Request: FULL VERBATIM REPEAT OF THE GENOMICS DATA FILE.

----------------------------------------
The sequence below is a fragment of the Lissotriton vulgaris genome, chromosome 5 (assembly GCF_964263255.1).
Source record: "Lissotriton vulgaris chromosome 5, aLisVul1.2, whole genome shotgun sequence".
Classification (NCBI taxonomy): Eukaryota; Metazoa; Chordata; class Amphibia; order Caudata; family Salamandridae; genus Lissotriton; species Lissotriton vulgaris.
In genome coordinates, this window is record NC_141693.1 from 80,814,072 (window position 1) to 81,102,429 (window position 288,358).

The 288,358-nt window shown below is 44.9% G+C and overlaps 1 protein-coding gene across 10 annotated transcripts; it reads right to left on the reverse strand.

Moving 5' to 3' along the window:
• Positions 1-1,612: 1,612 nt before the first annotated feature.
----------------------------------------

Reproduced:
The sequence below is a fragment of the Lissotriton vulgaris genome, chromosome 5 (assembly GCF_964263255.1).
Source record: "Lissotriton vulgaris chromosome 5, aLisVul1.2, whole genome shotgun sequence".
Classification (NCBI taxonomy): Eukaryota; Metazoa; Chordata; class Amphibia; order Caudata; family Salamandridae; genus Lissotriton; species Lissotriton vulgaris.
In genome coordinates, this window is record NC_141693.1 from 80,814,072 (window position 1) to 81,102,429 (window position 288,358).

The 288,358-nt window shown below is 44.9% G+C and overlaps 1 protein-coding gene across 10 annotated transcripts; it reads right to left on the reverse strand.

Moving 5' to 3' along the window:
• Positions 1-1,612: 1,612 nt before the first annotated feature.